Without any connection to the Internet, you can read articles you've *saved* but you can't visit any links *inside* those articles. You can't text your friends. You can't share photos of cats wearing mittens or tweet your funny thoughts to anybody.

In airplane mode, your phone is worth *less*. You *paid* for the wireless antenna in your tablet. Perhaps you're *paying* for an extra data plan. Airplane mode shuts both of them down and dials the return on those investments down to zero.

Airplane mode sucks.

Most digital textbooks are in airplane mode:

- Textbooks authored in Apple's iBooks Author don't send data from the student's iPad anywhere else. Not to her teacher and not to other students.
- HMH Fuse includes some basic student response functionality, sending data from the student to the teacher, but not between students.
- In the Los Angeles Unified iPad rollout, administrators were surprised to find that "300 students at three high schools almost immediately removed security filters so they could freely browse the Internet." Well of
*course*they did. Airplane mode sucks.

The prize I'm chasing is curriculum where students share with other students, where I see your thoughts and you see mine and we both become smarter and life becomes more interesting because of that interaction. That's how the rest of the Internet works because the Internet is out of airplane mode.

Here's one example. In Waterline we ask students first to draw the height of the water in a glass against time. We echo their graph back to them in the same way we did in Function Carnival.

But then we ask the students to create their own glass.

Once they successfully draw the graph of their own glass, they get to put it in the class cupboard.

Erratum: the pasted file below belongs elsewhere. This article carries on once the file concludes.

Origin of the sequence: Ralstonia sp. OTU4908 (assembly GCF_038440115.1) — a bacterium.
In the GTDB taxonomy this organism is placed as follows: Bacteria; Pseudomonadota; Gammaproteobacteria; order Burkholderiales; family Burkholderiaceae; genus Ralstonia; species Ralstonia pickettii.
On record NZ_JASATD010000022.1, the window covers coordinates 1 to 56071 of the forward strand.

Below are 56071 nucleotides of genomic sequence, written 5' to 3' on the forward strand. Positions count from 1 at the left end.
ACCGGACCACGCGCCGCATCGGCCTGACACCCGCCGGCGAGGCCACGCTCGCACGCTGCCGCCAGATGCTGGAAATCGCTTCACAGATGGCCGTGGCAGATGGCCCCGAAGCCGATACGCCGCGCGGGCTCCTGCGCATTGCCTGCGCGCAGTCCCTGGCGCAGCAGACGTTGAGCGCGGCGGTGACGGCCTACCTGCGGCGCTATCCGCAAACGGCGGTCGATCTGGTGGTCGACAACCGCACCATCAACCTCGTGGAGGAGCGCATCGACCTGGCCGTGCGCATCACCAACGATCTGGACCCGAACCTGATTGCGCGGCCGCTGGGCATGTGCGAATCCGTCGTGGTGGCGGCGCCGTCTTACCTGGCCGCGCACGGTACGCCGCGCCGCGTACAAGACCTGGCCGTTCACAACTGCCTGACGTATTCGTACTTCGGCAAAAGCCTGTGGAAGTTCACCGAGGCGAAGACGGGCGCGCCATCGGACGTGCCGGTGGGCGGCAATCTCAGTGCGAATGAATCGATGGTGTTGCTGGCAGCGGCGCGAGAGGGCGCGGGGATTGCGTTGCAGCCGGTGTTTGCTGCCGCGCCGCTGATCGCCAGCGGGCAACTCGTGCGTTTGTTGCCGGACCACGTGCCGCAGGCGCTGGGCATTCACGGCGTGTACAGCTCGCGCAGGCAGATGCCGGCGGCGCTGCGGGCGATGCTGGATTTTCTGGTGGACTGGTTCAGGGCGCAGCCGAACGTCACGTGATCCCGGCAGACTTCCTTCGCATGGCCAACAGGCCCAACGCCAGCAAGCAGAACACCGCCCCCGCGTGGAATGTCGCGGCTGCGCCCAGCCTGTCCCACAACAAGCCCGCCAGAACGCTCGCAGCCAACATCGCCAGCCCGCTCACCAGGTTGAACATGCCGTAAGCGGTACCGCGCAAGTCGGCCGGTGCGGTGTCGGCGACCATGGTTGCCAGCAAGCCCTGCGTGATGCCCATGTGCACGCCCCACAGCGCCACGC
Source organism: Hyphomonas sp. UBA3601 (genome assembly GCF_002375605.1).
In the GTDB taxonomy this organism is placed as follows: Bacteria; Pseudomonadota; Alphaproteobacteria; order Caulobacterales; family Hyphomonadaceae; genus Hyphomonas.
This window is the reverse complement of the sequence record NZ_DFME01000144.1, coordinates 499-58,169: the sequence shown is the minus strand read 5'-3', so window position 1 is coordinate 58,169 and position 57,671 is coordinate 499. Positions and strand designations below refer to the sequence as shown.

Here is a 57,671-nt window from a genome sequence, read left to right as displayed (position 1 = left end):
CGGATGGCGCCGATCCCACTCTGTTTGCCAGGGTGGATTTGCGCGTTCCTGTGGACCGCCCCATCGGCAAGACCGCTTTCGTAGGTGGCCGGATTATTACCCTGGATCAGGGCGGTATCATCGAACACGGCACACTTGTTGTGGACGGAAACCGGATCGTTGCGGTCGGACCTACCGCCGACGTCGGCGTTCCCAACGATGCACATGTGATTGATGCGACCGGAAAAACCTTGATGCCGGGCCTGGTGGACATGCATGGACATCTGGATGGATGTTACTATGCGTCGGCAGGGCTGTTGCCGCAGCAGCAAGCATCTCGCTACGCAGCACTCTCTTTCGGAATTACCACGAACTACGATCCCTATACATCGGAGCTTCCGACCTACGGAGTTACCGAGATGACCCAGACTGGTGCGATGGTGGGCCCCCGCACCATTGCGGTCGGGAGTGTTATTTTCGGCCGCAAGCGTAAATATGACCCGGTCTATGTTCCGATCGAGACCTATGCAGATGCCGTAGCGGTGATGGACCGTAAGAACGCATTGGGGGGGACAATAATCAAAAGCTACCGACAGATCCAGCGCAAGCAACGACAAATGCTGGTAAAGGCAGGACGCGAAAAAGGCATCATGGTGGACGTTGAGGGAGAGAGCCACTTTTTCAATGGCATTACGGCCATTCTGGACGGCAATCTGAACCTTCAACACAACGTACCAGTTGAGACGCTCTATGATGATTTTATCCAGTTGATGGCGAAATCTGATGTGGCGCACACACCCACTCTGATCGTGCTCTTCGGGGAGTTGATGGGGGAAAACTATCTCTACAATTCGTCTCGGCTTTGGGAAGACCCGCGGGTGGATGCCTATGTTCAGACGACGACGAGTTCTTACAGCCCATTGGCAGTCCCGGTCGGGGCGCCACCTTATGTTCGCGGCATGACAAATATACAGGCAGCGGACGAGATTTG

Now they see their glass in a cupboard right alongside glasses invented by their friends. They can click on those *new* glasses and graph them. The teacher sees all of this from her dashboard. Everyone can see which glasses are harder to graph and which are easier, setting up a useful conversation later about *why*.

We piloted this lesson in a local school and asked them what their favorite part of the lesson was. This creating and sharing feature was the consensus winner.

A selection:

- Making my own because it was my own.
- Trying to create your own glass because you can make it into any size you want.
- Designing my own glass because I was able to experiment and see how different shapes of the glass affects how fast the glass filled up.
- My favorite part of the activity was making my own glass and making my other peers and try and estimate my glass.
- My favorite part of the activity was solving other people's glasses because some were weird shapes and I wanted to challenge myself.

Jere Confrey claimed in her NCSM session that "students are our most underutilized resource in schools." I'd like to know exactly what she meant by that very tweetable quotation, but I think I see it in the student who said, "I also liked trying out other's glasses because we could see other's glasses and see how other people solved the problem."

I know we aren't suffering from *too many* interactions like that in our digital curricula. They're hard to create and they're hard to find. I also know we won't get more of them until teachers and administrators like you ask publishers more often to take their textbooks out of airplane mode.

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Visit my blog to read the whole article and other news about the future of medicine!]]>

Visit my blog to read the whole article and other news about the future of medicine!]]>

]]>In my years as math coach, the most efficient piece of advice I would give to teachers is this: think about your favorite problem from a unit, the problem you look forward to, or that problem which is number 158 in the last section which you know will generate all kinds of discussion. Without fail, this problem is often done last, as the summary of all ideas in the unit. Okay, why not do it first? Keep it simmering in the background, flesh it out as ideas are developed and pratice occurs. It often doesn't take a sledgehammer to make a good unit great.